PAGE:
Australia-EU FTA – Report on Negotiating Round Eight, 14-25 September 2020
The eighth round of negotiations of the Australia-European Union (EU) Free Trade Agreement took place on 14-25 September. Australia hosted the virtual round comprising over 65 videoconferences. We continued to make progress on our shared objective of creating better and new opportunities for exporters and investors, and demonstrating our ongoing commitment to rules-based trade. This is more important than ever as we recover from the COVID-19 pandemic, and increased access to the EU market is part of our strategy to give Australian exporters more options around the world. The Department of Foreign Affairs and Trade led the Australian delegation, which included representatives from more than ten government agencies.
The Australian and EU Chief Negotiators hosted a virtual joint stakeholder briefing following the round, attended by over 100 stakeholders from peak bodies, business, industry groups, and civil society. Chief Negotiators provided an update on the progress of negotiations, and responded to stakeholder questions submitted on any aspect of the FTA. The discussions covered a broad range of Australia-EU FTA issues, including market access; government procurement; services and investment; agriculture; digital trade;, geographical indications (GIs); intellectual property; technical barriers to trade (TBT); and economic assessment of the FTA. The EU’s Chief Negotiator also gave an update on the EU’s proposed carbon border adjustment mechanism and Farm to Fork Strategy.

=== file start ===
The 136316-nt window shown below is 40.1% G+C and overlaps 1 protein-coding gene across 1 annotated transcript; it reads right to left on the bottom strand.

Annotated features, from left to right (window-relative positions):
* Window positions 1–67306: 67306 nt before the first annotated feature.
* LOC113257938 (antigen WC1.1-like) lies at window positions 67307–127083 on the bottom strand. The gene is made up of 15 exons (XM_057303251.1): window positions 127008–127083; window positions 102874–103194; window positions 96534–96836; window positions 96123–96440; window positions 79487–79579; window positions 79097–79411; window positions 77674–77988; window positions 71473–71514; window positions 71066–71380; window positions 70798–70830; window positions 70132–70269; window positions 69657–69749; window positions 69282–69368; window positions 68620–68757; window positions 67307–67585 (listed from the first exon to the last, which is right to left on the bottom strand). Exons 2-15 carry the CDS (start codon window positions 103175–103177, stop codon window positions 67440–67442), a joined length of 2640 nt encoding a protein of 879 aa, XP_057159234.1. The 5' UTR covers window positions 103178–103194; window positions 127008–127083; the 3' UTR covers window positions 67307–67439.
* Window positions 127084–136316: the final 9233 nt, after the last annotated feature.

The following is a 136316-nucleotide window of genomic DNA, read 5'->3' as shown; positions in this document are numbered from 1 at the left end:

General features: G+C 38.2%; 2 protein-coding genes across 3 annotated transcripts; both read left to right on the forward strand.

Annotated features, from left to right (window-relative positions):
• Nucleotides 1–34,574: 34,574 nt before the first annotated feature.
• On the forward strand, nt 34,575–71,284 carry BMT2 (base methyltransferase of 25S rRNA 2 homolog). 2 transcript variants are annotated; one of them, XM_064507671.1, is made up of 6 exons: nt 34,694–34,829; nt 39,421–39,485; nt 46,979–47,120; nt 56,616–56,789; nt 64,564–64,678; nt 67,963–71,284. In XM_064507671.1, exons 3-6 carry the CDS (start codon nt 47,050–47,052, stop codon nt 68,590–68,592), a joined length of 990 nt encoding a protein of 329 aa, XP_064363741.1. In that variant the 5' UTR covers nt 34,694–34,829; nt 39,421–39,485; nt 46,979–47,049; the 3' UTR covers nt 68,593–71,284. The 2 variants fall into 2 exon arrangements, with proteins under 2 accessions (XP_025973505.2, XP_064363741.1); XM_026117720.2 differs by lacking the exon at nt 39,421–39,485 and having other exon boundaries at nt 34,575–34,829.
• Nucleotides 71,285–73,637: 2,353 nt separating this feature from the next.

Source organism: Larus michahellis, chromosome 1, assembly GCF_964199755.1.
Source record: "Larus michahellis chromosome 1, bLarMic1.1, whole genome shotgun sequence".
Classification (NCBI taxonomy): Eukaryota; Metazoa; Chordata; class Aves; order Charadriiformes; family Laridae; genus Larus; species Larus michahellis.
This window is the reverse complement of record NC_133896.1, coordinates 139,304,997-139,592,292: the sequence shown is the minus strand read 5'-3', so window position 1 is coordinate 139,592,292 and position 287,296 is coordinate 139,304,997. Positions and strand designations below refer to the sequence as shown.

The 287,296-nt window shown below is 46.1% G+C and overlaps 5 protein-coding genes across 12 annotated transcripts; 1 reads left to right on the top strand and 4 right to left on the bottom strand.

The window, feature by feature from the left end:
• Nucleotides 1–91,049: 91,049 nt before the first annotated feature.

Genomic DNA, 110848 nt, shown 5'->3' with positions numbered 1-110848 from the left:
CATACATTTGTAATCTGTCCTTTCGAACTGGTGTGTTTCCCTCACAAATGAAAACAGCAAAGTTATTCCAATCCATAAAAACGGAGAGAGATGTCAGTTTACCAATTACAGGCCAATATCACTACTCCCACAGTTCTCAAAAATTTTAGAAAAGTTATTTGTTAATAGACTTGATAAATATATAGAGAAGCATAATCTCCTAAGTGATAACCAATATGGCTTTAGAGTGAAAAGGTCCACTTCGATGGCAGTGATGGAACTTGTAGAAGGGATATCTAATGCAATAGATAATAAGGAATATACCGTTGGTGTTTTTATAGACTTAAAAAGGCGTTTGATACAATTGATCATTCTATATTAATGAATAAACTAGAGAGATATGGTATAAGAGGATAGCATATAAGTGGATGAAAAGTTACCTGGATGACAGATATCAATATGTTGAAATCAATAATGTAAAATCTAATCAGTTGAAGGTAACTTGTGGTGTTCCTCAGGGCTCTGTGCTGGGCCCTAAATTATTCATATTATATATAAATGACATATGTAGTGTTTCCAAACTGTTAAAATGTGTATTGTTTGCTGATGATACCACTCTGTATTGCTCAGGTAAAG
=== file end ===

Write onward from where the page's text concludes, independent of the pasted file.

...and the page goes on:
Trade in Goods
Both sides continued to make clear our expectations on goods market access, building upon the exchange of high-ambition initial offers in October 2019. With most of the Trade in Goods chapter already agreed, the Parties also continued discussions on rules to improve transparency of export licensing procedures and to address Non-Tariff Barriers to trade.
Rules of Origin
The Rules of Origin group negotiated Product-Specific Rules, resulting in agreement on several tariff headings. We had deep discussions on key outstanding issues in the chapter text, enhancing the understanding of differing positions.
Customs and trade facilitation